N/A, Longman, 2001, ISBN: 9780582315686; 205pp.; Price: £14.99
Kings College, London
Date accessed: 22 May, 2017
In The Fall of the GDR, David Childs discusses the collapse of the GDR up to unification. He begins by discussing the leadership structure of the GDR, and notes in particular the relative longevity and the geriatric age structure of the Politbureau in the 1980s. This is complemented by a discussion of the administrative structure of the state, its mass organizations, and the potential for opposition in the mid-1980s.
If the first chapter has set the scene for the impending collapse of the GDR, the second chapter presents an overview over the history of the GDR. The author emphasizes in particular the structural deficits that burdened the state. These deficits were compounded by the economic policies of the communist regime. As a result, the GDR was forced, in 1983 and 1984, to accept massive loans to keep the whole state afloat. This section then lists other elements in the state’s ‘Flawed Development’: its inadequate housing stock, and the lack of a separate GDR identity and the failure to develop one in the face of the glamorous and evidently more consumerist Federal Republic. These factors can be taken as reasons why, according to studies conducted by the Central Institute for Research on Youth, by May 1988 only 28 per cent of young people asked identified themselves as proud citizens of the GDR. Those who were left identifying with the state were primarily those bound together by a ‘community of fate’ (p. 34), those who had descended from Weimar Communists, and those whose loyalty earned them good jobs.
The third chapter discusses the Stasi, its historical evolution and its position in the machinery of the state. Interestingly, Child goes into detail here, through individual cases such as Klaus Gysi (former Minister of Culture and Secretary of Church Affairs and father of a current Senator of the State of Berlin), and through the cases of victims like Robert Havemann and Wolfgang Biermann. The author then goes on to note the extraordinary lengths to which the Stasi went, to create an intelligence network that had made plans for every eventuality. This is quite proper, because many accounts of that period tend to pass over the real danger faced by the protestors in the late summer of 1989.
The following chapter engages with the transformation of the external context in which GDR leaders operated. It begins by discussing the advent of Gorbachev as party leader in the Soviet Union, moves on to discuss the political transformations that led to the destruction of the fence between Hungary and Austria, and finally charts the events in Poland. It is perhaps a little odd that to this are added accounts of the revolutions in Prague and Romania, which are then followed by the revolt of Tianamen Square in China. Prague and Budapest came after the fall of the Berlin Wall, while their impact on the dissolution of the GDR is debatable. If these events are considered for a general overview of what happened in Eastern Europe, then adding Tianamen Square at the end of this is bizarre. These are minor question marks that simply highlight a bigger problem of the book, which is that its structure is not always clear.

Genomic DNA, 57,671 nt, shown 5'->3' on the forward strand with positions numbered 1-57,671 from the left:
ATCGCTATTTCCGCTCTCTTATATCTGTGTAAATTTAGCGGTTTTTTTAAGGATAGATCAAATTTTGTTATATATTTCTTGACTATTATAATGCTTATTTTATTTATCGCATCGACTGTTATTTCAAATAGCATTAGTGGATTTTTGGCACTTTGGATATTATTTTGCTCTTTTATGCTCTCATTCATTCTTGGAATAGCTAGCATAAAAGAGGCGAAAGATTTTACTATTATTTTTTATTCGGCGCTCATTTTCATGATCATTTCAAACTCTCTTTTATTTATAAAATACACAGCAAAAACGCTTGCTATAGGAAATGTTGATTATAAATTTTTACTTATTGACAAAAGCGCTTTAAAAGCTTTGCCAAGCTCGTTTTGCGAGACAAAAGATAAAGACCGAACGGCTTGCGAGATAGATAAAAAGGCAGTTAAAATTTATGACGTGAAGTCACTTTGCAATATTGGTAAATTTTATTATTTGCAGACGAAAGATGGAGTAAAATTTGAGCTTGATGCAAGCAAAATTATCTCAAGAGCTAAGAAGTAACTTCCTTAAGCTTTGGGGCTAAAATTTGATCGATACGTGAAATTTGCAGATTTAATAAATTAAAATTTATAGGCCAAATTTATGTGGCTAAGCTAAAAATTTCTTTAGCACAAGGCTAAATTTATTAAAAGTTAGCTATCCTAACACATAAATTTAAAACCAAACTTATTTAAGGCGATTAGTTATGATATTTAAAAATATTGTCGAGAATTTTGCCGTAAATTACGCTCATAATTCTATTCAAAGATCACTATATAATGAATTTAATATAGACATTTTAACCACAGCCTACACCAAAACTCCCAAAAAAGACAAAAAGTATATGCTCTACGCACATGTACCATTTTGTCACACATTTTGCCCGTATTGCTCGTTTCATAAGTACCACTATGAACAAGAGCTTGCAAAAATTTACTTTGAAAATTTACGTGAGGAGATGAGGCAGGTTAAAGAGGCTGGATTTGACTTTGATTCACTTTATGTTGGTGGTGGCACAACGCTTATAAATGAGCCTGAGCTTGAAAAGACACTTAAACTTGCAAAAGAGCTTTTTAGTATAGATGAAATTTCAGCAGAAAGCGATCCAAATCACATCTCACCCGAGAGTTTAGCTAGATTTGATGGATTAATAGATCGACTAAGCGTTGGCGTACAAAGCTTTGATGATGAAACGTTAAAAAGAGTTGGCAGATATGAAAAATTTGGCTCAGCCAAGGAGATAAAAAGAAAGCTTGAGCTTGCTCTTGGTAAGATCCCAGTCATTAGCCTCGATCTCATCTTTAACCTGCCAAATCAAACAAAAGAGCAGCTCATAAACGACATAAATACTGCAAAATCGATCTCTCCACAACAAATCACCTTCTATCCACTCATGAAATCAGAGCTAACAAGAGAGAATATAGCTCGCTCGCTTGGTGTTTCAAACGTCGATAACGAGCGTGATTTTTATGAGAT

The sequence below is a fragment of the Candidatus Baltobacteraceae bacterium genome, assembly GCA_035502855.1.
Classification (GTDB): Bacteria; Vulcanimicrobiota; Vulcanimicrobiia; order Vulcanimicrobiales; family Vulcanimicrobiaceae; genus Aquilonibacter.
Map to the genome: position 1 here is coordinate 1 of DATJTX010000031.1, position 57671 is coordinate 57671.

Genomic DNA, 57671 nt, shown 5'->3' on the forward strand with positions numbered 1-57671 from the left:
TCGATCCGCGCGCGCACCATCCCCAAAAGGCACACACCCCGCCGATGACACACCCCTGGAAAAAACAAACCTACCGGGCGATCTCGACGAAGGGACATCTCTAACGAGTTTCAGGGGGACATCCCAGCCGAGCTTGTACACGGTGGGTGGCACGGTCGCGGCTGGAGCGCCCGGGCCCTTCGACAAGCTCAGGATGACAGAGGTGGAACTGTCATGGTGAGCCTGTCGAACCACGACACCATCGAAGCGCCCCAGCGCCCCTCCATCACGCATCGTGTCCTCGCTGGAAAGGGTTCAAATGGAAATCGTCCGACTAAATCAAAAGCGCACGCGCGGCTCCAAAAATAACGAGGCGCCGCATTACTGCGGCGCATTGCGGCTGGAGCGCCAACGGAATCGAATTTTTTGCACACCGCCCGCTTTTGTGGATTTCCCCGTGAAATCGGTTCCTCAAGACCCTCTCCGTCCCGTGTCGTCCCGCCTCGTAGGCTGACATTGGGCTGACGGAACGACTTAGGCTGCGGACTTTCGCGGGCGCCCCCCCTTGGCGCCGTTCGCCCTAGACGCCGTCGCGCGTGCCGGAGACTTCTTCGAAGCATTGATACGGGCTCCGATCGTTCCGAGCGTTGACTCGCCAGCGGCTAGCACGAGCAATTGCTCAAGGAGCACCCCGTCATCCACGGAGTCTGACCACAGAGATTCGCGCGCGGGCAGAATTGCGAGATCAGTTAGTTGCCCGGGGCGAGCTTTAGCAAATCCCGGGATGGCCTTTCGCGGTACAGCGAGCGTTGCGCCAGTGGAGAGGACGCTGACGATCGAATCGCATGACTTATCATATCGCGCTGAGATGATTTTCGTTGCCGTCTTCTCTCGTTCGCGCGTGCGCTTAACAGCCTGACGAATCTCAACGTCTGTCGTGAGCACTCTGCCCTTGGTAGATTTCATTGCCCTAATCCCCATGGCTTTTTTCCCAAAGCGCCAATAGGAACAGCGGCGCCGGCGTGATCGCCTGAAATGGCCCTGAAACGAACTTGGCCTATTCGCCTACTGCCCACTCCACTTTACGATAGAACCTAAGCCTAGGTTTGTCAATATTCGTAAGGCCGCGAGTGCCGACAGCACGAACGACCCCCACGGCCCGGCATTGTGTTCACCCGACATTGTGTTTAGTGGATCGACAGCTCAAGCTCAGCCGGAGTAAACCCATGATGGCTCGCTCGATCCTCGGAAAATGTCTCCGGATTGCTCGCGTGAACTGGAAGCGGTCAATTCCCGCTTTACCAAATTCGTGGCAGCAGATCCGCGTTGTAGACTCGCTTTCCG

The following chapter contains a chronological account of the events of 1989 leading up to the celebrations of the fortieth anniversary of the GDR. It notes the growing rumblings of protest in the early months of 1989 leading up to the electoral fraud committed at the local elections of 1989. It rightly emphasizes the astonishing inability of the GDR’s gerontocracy to respond to the growing discontent in its fixation to celebrate the country’s fortieth anniversary. This is essentially a narrative chapter, but no less important for that. Timing was everything in a drama that included the exit of East Germans via Hungary and Prague, the fortieth anniversary celebrations and the demonstrations leading up to the fall of the Berlin Wall.
Following a very brief chapter on the nascence of the New Forum and other opposition groups, the next chapter looks in considerable detail (given the length of the book) at the GDR under the leadership of Egon Krenz. Krenz and Modrow came between the fall of Honecker and the first democratic elections in March 1990. Consequently, many narratives relegate them to the sidelines. For this reason, the re-evaluation of the role of Krenz is important. At the same time, Childs makes clear that, by this point, events had developed their own dynamic and were pretty much beyond central party control. The 4 November demonstration in East Berlin, which attracted up to one million people, and the en masse resignation of the Politbureau on 8 November indicate the impotence of the ruling authorities.
This is followed by a consideration of the international events surrounding the fall of the Berlin Wall, and demonstrates quite clearly the genuine surprise of the leading politicians in Paris, London and the Soviet Union. It also highlights the dramatic levels of political improvisation performed, as leaders who could not see unification as a realistic prospect had reversed their opinions within months.